A temple in Gokul
A temple in Gokul
Gokul is located in Uttar Pradesh
Location in Uttar Pradesh, India
Coordinates: 27°27′N 77°43′E / 27.45°N 77.72°E / 27.45; 77.72
Country India
StateUttar Pradesh
163 m (535 ft)
 • Total4,041
DemonymGokul wasi
 • OfficialHindi
 • NativeBraj Bhasha dialect
Time zoneUTC+5:30 (IST)
Vehicle registrationUP-85

Gokul is a town in the Mathura district of the Indian state of Uttar Pradesh. It is located 15 kilometres (9.3 mi) south-east of Mathura.

Krishna dances over the subdued Kaliya Naag in river Yamuna, while seen on the banks are people of Gokula, Krishna's father Nanda Baba and his brother Balarama


In the Viṣṇu Purāṇa and Bhāgavata Purāṇa, the term "gokula" does not refer to any specific location, but rather simply a "cattle herd" or a temporary cowherd camp.[1] According to the Bhāgavata Purāṇa, Gokula is where Kr̥ṣṇa performed most of his childhood līlā.[2]

In pre-sixteenth century texts Mahāban and Gokul are identical, but starting in the late sixteenth century the two places became distinct.[3] According to the vārtas of the Pushtimarg, in 1550 Vallabha arrived in Braj and unsuccessfuly searched for Gokul and Mahāban, which were at the time considered lost/disappeared locations. There the goddess Jamna appeared before Vallabha and pointed out to him the lost site of Gokula next to a Chomkar/Shami tree.[4]

Vallabha's son Viṭṭhalanātha set up his residence in Gokul, and expanded the town and established it as a religious center. He received imperial firmans in the name of Akbar that made Viṭṭhalanātha's landholdings in Gokul tax-exempt with state protection, and granted his cows the freedom to roam through state property and nobles' estates. Gokul was formerly the home of Navanitpriya and the seven Pushtimarg svarups.[3][5][6]



Gokul is conveniently located ten kilometers from Mathura, a well-known Hindu pilgrimage site. The pilgrimage site is well connected to every significant Indian city by air, train, and road.


Gokul has excellent road connections. Numerous buses are run by the Uttar Pradesh State Road Transport Corporation to and from Mathura and Gokul. Additionally, the town has a decent network of state and federal highways that pass close to Gokul, including the Yamuna Expressway and Taj Expressway.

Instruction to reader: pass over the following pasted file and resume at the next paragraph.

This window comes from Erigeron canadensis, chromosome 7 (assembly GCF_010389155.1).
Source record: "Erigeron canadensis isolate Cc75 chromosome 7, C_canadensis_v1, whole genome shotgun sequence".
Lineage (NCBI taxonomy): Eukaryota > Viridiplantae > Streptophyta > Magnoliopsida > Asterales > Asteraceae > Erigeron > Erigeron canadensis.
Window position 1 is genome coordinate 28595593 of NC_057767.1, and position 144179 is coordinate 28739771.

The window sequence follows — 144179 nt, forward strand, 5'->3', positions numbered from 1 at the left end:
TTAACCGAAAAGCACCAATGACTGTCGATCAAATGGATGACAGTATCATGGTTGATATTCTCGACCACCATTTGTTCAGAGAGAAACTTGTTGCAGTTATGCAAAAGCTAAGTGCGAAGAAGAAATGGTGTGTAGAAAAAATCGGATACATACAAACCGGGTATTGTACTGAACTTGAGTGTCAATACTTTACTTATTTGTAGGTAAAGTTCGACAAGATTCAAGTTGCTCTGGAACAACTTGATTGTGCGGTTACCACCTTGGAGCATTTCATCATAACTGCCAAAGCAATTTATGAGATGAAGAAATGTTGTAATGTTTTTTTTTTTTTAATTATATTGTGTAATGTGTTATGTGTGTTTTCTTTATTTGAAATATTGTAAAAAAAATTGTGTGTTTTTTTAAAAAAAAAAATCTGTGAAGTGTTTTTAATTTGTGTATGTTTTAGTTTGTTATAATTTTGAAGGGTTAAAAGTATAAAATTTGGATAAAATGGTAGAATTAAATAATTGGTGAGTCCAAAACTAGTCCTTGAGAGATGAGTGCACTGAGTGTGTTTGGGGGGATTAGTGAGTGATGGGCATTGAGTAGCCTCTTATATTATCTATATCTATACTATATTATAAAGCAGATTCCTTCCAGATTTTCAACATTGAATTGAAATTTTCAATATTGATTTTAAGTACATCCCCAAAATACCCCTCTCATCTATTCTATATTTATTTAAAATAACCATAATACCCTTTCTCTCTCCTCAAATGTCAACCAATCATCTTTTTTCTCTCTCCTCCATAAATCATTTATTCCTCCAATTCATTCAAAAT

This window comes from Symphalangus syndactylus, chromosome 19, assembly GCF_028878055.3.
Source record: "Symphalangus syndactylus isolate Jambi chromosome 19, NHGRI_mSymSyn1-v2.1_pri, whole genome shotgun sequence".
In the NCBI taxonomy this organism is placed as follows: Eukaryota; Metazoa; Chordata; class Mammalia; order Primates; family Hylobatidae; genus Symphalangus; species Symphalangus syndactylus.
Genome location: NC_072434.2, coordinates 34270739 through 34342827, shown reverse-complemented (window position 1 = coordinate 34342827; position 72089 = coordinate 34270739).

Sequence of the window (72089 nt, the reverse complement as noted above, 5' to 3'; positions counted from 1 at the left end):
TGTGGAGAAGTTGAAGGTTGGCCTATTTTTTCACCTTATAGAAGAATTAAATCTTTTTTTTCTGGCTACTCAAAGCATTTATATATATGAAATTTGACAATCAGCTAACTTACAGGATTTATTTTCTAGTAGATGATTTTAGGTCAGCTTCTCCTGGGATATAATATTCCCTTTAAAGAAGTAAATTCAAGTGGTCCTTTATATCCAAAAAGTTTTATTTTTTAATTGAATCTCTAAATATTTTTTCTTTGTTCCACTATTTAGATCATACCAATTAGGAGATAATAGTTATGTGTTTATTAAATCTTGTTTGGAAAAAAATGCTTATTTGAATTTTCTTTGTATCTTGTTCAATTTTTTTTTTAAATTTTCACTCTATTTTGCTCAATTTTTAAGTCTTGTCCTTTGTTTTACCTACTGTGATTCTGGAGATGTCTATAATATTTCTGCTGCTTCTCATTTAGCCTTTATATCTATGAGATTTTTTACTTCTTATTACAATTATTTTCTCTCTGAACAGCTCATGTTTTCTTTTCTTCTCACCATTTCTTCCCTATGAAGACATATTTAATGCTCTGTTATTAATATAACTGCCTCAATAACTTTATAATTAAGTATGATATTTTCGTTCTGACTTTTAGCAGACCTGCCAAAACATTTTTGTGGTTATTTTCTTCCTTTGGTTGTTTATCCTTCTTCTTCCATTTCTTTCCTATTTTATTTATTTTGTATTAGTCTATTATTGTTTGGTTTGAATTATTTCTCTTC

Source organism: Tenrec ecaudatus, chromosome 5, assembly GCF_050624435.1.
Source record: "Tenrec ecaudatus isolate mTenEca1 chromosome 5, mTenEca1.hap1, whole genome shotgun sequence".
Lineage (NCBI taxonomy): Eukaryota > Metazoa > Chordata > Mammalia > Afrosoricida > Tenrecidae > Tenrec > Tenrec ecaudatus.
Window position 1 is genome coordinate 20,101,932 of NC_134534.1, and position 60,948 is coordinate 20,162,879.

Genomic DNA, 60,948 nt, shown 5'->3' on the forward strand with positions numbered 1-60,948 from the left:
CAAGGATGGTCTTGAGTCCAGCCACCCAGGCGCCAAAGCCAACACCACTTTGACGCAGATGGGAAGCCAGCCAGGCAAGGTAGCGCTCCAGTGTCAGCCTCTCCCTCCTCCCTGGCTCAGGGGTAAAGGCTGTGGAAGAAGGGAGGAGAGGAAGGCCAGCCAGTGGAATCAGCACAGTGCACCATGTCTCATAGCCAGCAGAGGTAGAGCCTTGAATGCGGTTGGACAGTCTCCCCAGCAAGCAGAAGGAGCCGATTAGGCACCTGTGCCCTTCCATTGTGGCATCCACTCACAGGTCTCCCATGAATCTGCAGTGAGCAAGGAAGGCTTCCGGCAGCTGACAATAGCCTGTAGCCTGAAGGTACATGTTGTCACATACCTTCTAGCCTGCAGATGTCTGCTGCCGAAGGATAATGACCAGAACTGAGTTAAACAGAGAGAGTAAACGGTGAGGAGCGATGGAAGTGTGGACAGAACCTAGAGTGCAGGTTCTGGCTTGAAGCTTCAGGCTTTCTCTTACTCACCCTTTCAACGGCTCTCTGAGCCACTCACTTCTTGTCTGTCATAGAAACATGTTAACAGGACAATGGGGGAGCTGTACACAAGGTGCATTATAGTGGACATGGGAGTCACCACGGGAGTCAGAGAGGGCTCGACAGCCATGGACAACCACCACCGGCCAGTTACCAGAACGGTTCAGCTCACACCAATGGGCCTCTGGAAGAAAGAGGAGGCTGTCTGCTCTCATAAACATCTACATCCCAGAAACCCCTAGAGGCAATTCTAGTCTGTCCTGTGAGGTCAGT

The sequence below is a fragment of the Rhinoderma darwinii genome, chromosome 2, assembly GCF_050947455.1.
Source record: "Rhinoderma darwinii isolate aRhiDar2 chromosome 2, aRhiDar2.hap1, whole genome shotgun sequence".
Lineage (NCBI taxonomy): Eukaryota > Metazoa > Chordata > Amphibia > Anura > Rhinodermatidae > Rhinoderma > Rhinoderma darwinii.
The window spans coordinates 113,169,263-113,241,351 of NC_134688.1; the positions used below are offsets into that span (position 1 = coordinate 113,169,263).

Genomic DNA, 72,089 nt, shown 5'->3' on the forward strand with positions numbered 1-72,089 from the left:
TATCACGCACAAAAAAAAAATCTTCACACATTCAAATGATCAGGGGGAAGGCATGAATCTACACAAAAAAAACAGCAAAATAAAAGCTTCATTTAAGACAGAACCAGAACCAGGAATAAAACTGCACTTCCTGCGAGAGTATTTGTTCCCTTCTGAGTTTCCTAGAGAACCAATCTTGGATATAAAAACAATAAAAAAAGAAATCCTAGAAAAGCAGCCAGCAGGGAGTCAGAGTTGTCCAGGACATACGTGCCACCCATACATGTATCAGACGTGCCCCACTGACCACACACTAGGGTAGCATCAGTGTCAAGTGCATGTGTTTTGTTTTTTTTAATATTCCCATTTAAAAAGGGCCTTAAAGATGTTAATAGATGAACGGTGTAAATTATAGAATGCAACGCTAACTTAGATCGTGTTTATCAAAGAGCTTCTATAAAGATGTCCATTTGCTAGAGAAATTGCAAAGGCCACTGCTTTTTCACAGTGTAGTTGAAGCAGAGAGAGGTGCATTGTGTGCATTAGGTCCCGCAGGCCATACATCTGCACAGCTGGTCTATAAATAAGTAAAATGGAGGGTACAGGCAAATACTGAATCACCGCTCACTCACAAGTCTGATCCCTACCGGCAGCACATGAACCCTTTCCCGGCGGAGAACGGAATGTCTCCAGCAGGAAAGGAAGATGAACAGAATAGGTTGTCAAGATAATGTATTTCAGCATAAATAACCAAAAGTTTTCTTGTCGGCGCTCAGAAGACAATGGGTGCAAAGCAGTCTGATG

Mathura, which is 7 km from the town, has the closest railway station. From the train station, you can reserve a cab to take you to Gokul. Other Indian cities including Delhi, Lucknow, and Mumbai are easily accessible from the Mathura railhead.


Agra, which is 54 kilometers away from Gokul, has the closest airport. To go to Gokul from the Agra airport, you can arrange a taxi. With fewer flights, the air connection of the Agra airport is not the finest. As an alternative, you can travel 232 kms from the airport in Jaipur or 186 km from the Indira Gandhi International Airport in Delhi to get here. To get to Gokul from either airport, you can reserve a cab.


According to the 2001 census of India, Gokul had a population of 4041. Males constituted 55% of the population and females 45%. The average literacy rate was 60%, higher than the national average of 59.5%: male literacy was 68%, and female literacy was 49%. 18% of the population was under 8 years of age.[8]

Notable sites

Govind ghat aka Thakurani ghat

Govind Ghat is the main ghat of Gokul and is the baiṭhak where Vallabha initiated his first disciple.[3]

Gokulanātha Haveli

The haveli of the svarūpa Gokulanātha is in Gokul. The haveli is maintained by the fourth house of the Puṣṭimārga (the descendants of Gokulanātha, son of Viṭṭhalanātha). The deity Gokulanātha was originally worshipped by the family of Vallabha's wife, and was bestowed upon Gokulanātha by Viṭṭhalanātha. During the reign of Aurangzeb the Vaishnav deities of Braj left, and Gokulanātha was eventually installed in Jaipur in the late 1700s, along with the deities Gokulacandramā and Madanamohana of the fifth and seventh houses of the Pushtimarg. At some point Gokulanātha was then taken back to Gokul.[9][10][11]


  1. ^ Vaudeville, Charlotte (1976). "Braj, Lost and Found". Indo-Iranian Journal. 18 (3/4). Brill: 198.
  2. ^ Barz, Richard (1992) [1976]. The Bhakti Sect of Vallabhācārya (3rd ed.). Munshiram Manoharlal. p. 17.
  3. ^ a b c Entwistle 1987, p. 427.
  4. ^ Vaudeville 1976, p. 201-202.
  5. ^ Saha, Shandip (2004). "Tracing the History of the Puṣṭi Mārga (1493-1670)". Creating a Community of Grace: A History of the Puṣṭi Mārga in Northern and Western India (1493-1905) (Thesis). University of Ottawa. p. 128.
  6. ^ Roshen Dalal (2014). Hinduism: An Alphabetical Guide. Penguin Books. p. 1375. ISBN 978-81-8475-277-9.
  7. ^ "How to Reach Gokul by Road, Train & Airway? | Travel Information". tour-my-india. Retrieved 14 September 2023.
  8. ^ Marci Hoffman (ed.), "India - Census, Standards & Statistics", Foreign Law Guide, Brill, doi:10.1163/2213-2996_flg_com_097161
  9. ^ Barz, Richard (1992) [First edition 1976]. The Bhakti Sect of Vallabhācārya (3rd ed.). Munshiram Manoharlal. pp. 54–55.
  10. ^ Entwistle, Alan W. (1987). Braj: A Center of Krishna Pilgrimage. Groingen. pp. 164, 185, 222–223, 427.
  11. ^ Nardi, Isabella (2023). "Mobility and Festivity: Krishna Icons and the Reunion of the Seven Svarūps of 1739–40". South Asian Studies. 39 (1): 21–34. doi:10.1080/02666030.2023.2224621. S2CID 259624329.